This page distills the requirements that have been suggested as part of PROTON-194 and the related Proton mailing list discussion.
The following requirements are listed in no particular order.
Unless otherwise specified, "proton-c" currently means the the C implementation itself, plus all the language bindings. "proton" includes proton-c, proton-j, and the system tests.
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When a user has downloaded the tarball source release of proton, they can build it and run all the system tests without requiring non-standard tools*.
QA tester or End User
A checkout of proton can be built without requiring non-standard tools*.
A checkout of proton can be tested without requiring non-standard tools*
The build system will be capable of running in "offline" mode, i.e. without Internet access. For example, it will not have to fetch dependencies from a remote Maven repository, although this may be enabled as a convenience.
Developer, Release Manager, End User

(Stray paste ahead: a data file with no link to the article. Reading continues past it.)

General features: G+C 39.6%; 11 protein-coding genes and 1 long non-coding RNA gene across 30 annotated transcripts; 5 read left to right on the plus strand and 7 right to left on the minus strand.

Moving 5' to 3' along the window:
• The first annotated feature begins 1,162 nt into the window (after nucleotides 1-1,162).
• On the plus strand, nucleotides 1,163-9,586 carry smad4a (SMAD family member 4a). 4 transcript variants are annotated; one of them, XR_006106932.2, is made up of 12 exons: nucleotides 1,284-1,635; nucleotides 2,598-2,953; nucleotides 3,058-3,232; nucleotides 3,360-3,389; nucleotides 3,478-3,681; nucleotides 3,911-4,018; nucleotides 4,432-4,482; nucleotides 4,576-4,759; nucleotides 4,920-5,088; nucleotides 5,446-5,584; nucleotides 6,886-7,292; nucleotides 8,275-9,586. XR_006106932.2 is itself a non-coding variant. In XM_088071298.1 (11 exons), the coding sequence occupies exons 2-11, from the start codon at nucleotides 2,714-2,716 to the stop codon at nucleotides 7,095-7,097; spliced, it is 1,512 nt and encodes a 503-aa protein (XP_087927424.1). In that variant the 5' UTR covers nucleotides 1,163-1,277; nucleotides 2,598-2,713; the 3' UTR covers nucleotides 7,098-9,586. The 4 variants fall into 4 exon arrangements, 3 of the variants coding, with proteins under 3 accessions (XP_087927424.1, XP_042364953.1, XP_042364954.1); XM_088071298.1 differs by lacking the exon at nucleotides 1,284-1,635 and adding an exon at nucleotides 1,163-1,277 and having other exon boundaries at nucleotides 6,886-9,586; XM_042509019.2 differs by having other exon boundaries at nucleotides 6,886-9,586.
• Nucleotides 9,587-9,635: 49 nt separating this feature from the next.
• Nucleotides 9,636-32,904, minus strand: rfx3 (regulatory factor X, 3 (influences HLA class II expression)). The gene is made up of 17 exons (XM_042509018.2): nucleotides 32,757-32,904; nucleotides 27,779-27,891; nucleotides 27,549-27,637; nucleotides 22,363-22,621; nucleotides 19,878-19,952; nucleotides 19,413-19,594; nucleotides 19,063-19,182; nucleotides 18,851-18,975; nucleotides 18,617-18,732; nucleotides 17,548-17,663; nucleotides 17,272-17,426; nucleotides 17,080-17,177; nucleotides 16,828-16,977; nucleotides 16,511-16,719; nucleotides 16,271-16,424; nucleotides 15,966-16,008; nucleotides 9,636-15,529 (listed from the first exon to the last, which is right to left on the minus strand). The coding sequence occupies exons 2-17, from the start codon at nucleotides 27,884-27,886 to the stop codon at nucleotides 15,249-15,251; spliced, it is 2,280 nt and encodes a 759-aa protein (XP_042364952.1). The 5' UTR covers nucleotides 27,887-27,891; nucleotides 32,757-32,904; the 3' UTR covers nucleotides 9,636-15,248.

As with all build systems, the other requirements should be met whilst maximising simplicity and minimising duplication. For example, it would be good if the aforementioned proton tarball release could be produced by performing a simple "svn export" of a proton checkout.
Developer, Release Manager
*non-standard tools means libraries and build tools that are not easily available on a supported platform.
For example, Maven is considered non-standard because the package managers of RHEL and Fedora do not offer a sufficiently recent version. In contrast, make and cmake are standard tools on our supported platforms.
Note that it is acceptable to require a given non-standard tool to perform an operation that is intrinsically related to it. For example, it is acceptable for the build system to require Maven to be installed in order to publish the artefacts to a Maven repository. It is also acceptable for the build system to allow the use of Maven as an optional convenience to the developer.